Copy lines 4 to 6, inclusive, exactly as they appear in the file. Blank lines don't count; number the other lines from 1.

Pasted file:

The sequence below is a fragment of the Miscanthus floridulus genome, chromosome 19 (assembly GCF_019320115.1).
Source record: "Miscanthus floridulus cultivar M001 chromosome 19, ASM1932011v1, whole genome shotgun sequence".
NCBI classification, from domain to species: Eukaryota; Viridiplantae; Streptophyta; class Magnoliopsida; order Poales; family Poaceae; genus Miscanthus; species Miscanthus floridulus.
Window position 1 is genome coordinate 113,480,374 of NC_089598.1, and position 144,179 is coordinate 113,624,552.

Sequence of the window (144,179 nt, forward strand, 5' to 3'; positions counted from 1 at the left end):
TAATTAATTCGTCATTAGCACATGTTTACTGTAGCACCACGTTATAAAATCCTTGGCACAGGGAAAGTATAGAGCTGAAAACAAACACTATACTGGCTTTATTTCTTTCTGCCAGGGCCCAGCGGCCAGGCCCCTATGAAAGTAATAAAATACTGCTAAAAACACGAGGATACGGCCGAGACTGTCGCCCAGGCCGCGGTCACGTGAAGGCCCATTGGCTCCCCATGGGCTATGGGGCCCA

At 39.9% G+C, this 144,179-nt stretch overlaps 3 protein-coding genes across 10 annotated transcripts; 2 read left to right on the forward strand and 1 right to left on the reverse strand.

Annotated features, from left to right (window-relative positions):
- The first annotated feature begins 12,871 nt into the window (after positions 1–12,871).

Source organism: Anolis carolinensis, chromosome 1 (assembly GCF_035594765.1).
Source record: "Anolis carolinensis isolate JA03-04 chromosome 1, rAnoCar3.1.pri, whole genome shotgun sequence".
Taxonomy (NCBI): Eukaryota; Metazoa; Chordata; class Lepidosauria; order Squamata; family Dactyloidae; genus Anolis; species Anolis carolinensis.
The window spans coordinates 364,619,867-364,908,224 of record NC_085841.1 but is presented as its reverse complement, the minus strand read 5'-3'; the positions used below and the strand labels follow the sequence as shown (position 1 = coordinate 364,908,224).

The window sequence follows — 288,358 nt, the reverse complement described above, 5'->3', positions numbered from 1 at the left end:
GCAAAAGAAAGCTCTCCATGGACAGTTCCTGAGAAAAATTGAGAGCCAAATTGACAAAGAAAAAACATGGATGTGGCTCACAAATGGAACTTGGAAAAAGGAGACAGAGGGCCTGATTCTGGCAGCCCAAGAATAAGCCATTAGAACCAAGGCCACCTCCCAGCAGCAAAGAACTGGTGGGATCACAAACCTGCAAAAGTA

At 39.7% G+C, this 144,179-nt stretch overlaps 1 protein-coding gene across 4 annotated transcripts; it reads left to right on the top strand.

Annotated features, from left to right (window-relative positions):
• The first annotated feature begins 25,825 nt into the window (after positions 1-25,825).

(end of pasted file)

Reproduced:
Window position 1 is genome coordinate 113,480,374 of NC_089598.1, and position 144,179 is coordinate 113,624,552.

Sequence of the window (144,179 nt, forward strand, 5' to 3'; positions counted from 1 at the left end):
TAATTAATTCGTCATTAGCACATGTTTACTGTAGCACCACGTTATAAAATCCTTGGCACAGGGAAAGTATAGAGCTGAAAACAAACACTATACTGGCTTTATTTCTTTCTGCCAGGGCCCAGCGGCCAGGCCCCTATGAAAGTAATAAAATACTGCTAAAAACACGAGGATACGGCCGAGACTGTCGCCCAGGCCGCGGTCACGTGAAGGCCCATTGGCTCCCCATGGGCTATGGGGCCCA